Genotoxicity of surface water treated with different disinfectants using in situ plant tests.Environ Mol Mutagen. 2003; 41(5):353-9.EM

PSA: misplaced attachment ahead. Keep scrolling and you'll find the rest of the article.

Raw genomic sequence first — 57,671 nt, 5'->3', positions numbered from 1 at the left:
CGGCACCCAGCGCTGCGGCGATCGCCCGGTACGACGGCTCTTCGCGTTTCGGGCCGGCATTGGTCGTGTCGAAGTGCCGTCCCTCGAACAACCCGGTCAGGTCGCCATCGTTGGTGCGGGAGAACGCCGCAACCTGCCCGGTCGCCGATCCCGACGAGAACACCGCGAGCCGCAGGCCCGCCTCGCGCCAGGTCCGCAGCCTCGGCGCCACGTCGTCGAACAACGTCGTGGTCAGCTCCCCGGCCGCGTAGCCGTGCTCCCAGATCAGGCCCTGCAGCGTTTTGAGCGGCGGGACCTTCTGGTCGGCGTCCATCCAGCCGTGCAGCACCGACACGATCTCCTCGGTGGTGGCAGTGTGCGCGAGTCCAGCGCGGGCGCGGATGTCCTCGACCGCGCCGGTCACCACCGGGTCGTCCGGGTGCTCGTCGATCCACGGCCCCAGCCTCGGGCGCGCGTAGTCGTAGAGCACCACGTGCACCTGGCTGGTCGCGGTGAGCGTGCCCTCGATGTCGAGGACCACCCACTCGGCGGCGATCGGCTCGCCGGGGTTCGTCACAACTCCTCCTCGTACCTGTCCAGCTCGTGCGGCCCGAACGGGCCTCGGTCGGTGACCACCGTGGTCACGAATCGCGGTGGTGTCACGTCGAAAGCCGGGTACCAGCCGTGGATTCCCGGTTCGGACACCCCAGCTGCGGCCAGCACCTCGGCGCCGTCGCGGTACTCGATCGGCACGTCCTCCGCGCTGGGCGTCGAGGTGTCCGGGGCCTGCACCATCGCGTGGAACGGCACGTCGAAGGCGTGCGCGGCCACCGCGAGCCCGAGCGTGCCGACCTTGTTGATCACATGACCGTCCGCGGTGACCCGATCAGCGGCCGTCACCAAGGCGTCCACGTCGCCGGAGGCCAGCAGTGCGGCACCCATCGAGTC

Disinfection of surface drinking water, in particular water chlorination, results in many by-products with potential genotoxic and/or carcinogenic activity. In the present study, we evaluated the genotoxicity of surface water after treatment with different disinfectants by means of in situ plant genotoxicity assays (micronucleus and chromosomal aberration tests) which can detect both clastogenic and aneugenic effects. The study was carried out at a pilot plant using lake water after sedimentation and filtration. This water supplied four stainless steel basins: three basins were disinfected with sodium hypochlorite, chlorine dioxide, and peracetic acid and the fourth basin containing untreated lake water was used as a control. Plants were exposed in situ in the basins. The study was carried out using water collected in different seasons over a period of about 1 year in order to assess the treatments in different physical and chemical lake water conditions. The micronucleus test in root cells of Vicia faba (Vicia faba/MCN test) revealed genotoxicity in many samples of disinfected water. The micronucleus test in Tradescantia pollen cells and the chromosome aberration test in root cells of Allium cepa showed genotoxic effects only in some disinfected samples, but also revealed genotoxicity in raw water. The results of the study indicated that the Vicia faba/MCN test was the most sensitive plant assay for disinfected water and that peracetic acid disinfection produced similar or lower genotoxicity than sodium hypochlorite or chlorine dioxide treatment.